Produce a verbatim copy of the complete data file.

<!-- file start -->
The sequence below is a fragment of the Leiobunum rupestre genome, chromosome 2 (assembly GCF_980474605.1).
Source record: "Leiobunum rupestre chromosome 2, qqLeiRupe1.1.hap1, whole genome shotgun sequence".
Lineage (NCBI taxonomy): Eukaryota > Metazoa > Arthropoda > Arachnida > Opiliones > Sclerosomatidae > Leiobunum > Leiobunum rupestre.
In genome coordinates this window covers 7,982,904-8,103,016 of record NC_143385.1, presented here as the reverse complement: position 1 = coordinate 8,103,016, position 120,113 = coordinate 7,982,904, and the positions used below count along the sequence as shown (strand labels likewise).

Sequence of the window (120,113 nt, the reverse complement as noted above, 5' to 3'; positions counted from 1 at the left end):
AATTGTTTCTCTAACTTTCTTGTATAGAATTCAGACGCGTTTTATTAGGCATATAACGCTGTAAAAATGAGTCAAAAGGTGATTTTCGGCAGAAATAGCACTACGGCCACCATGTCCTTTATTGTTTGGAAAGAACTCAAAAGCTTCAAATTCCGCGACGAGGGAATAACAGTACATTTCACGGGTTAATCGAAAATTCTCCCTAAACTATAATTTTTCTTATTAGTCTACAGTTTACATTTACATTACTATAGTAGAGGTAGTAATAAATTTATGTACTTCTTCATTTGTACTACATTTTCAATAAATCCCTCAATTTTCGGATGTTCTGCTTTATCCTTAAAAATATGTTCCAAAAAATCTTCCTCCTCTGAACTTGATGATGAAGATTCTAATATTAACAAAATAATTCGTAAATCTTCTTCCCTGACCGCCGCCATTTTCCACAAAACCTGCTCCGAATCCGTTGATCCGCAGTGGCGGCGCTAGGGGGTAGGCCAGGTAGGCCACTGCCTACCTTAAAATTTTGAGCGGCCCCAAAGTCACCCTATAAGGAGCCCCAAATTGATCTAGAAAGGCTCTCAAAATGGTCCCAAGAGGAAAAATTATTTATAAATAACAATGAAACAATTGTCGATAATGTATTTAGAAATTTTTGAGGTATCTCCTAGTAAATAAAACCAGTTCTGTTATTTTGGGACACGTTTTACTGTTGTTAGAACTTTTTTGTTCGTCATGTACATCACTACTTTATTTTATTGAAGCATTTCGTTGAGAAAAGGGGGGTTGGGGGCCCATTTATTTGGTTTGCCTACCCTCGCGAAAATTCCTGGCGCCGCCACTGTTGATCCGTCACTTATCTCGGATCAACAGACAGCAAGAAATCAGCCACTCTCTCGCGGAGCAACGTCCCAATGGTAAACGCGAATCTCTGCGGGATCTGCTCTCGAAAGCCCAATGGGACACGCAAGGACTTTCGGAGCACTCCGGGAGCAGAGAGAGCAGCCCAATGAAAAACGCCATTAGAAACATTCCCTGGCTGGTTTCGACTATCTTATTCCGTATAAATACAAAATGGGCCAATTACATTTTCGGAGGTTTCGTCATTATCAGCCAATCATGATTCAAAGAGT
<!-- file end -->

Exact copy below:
The sequence below is a fragment of the Leiobunum rupestre genome, chromosome 2 (assembly GCF_980474605.1).
Source record: "Leiobunum rupestre chromosome 2, qqLeiRupe1.1.hap1, whole genome shotgun sequence".
Lineage (NCBI taxonomy): Eukaryota > Metazoa > Arthropoda > Arachnida > Opiliones > Sclerosomatidae > Leiobunum > Leiobunum rupestre.
In genome coordinates this window covers 7,982,904-8,103,016 of record NC_143385.1, presented here as the reverse complement: position 1 = coordinate 8,103,016, position 120,113 = coordinate 7,982,904, and the positions used below count along the sequence as shown (strand labels likewise).

Sequence of the window (120,113 nt, the reverse complement as noted above, 5' to 3'; positions counted from 1 at the left end):
AATTGTTTCTCTAACTTTCTTGTATAGAATTCAGACGCGTTTTATTAGGCATATAACGCTGTAAAAATGAGTCAAAAGGTGATTTTCGGCAGAAATAGCACTACGGCCACCATGTCCTTTATTGTTTGGAAAGAACTCAAAAGCTTCAAATTCCGCGACGAGGGAATAACAGTACATTTCACGGGTTAATCGAAAATTCTCCCTAAACTATAATTTTTCTTATTAGTCTACAGTTTACATTTACATTACTATAGTAGAGGTAGTAATAAATTTATGTACTTCTTCATTTGTACTACATTTTCAATAAATCCCTCAATTTTCGGATGTTCTGCTTTATCCTTAAAAATATGTTCCAAAAAATCTTCCTCCTCTGAACTTGATGATGAAGATTCTAATATTAACAAAATAATTCGTAAATCTTCTTCCCTGACCGCCGCCATTTTCCACAAAACCTGCTCCGAATCCGTTGATCCGCAGTGGCGGCGCTAGGGGGTAGGCCAGGTAGGCCACTGCCTACCTTAAAATTTTGAGCGGCCCCAAAGTCACCCTATAAGGAGCCCCAAATTGATCTAGAAAGGCTCTCAAAATGGTCCCAAGAGGAAAAATTATTTATAAATAACAATGAAACAATTGTCGATAATGTATTTAGAAATTTTTGAGGTATCTCCTAGTAAATAAAACCAGTTCTGTTATTTTGGGACACGTTTTACTGTTGTTAGAACTTTTTTGTTCGTCATGTACATCACTACTTTATTTTATTGAAGCATTTCGTTGAGAAAAGGGGGGTTGGGGGCCCATTTATTTGGTTTGCCTACCCTCGCGAAAATTCCTGGCGCCGCCACTGTTGATCCGTCACTTATCTCGGATCAACAGACAGCAAGAAATCAGCCACTCTCTCGCGGAGCAACGTCCCAATGGTAAACGCGAATCTCTGCGGGATCTGCTCTCGAAAGCCCAATGGGACACGCAAGGACTTTCGGAGCACTCCGGGAGCAGAGAGAGCAGCCCAATGAAAAACGCCATTAGAAACATTCCCTGGCTGGTTTCGACTATCTTATTCCGTATAAATACAAAATGGGCCAATTACATTTTCGGAGGTTTCGTCATTATCAGCCAATCATGATTCAAAGAGT